This is a celebrated paper from the p2p era and addresses a fundamental problem with p2p applications – given a key, locate the node that is responsible for the key. This problem has wider applicability, as the values associated with the key can be application-specific. The authors do a nice job of presenting some potential applications – I especially liked the time-shared storage and combinatorial search breaking examples.
Chord is based on consistent hashing that has a nice property of balancing values across the image space. In my opinion, showing the community the value of consistent hashing in the then important p2p space (though I believe it was a touch magnified) was a crucial contribution. Each node and key is assigned a unique identifier by the consistent hashing function. I found the representation of the space as a “ring” to be quite beautiful. Every node is responsible for a range of key values and keeps pointers (in its finger table) to nodes at distances that exponentially increase. Queries can be resolved in log(n) time. A beautiful intuitive scheme – genius!
While Chord in its original form can be faulted for not considering the underlying topology in its allocation, we should remember that this was the beginning of the p2p storm. Follow-on’s have been published where people take into account such optimizations too. An interesting question is what happens to the guarantees of consistent hashing when such optimizations take place – the allocation is not something completely under its control.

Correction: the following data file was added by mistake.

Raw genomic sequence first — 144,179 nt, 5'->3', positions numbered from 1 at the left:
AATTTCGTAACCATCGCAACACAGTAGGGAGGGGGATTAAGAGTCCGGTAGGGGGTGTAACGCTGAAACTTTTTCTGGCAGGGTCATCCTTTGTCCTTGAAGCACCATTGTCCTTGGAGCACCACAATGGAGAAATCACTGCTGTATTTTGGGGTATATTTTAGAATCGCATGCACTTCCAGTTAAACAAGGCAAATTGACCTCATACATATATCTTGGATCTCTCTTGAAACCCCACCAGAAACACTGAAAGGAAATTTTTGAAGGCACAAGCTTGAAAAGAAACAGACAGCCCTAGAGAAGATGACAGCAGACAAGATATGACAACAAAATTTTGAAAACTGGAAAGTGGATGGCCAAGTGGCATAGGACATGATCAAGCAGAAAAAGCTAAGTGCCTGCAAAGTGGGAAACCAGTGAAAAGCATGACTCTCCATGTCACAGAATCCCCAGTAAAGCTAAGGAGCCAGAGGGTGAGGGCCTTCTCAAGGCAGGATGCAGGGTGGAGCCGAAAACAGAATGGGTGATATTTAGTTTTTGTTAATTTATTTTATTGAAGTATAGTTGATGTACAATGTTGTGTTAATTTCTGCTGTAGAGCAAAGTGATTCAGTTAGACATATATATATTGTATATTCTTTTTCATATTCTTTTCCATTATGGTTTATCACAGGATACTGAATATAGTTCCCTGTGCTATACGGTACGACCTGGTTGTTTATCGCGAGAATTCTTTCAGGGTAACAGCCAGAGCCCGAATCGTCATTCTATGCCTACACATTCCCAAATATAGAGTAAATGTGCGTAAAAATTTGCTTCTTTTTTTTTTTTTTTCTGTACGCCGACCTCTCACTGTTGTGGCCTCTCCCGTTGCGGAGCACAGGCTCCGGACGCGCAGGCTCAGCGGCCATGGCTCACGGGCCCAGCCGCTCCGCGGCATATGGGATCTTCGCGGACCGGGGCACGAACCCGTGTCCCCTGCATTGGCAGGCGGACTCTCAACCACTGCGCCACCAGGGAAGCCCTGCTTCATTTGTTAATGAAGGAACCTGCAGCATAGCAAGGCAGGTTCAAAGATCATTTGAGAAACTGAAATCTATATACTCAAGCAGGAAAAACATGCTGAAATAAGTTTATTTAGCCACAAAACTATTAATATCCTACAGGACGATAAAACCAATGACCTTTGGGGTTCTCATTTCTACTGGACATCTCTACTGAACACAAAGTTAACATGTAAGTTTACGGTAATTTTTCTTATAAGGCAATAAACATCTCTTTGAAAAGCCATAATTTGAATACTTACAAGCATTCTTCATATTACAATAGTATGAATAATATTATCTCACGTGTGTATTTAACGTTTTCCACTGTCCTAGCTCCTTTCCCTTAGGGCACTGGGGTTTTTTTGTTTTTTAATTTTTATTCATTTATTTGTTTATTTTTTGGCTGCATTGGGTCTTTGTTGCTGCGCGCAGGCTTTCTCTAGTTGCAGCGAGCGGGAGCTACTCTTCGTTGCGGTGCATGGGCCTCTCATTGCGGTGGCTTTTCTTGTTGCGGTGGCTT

Chord has been used in multiple contexts and is also applicable in datacenters. While it can be argued that storage of state isn’t that big a deal, I still think there is value in having to store lesser state and be more resilient to node failures and key redistribution (given that DCs mostly have machines with commodity hardware).
I would have liked its results to be compared to Pastry and OceanStore; the contrasting in the related works section came across as hand-waving (“other details").
Overall, I think it was a very nice paper (I believe it is the most cited in the last decade or something) and is an obvious keeper!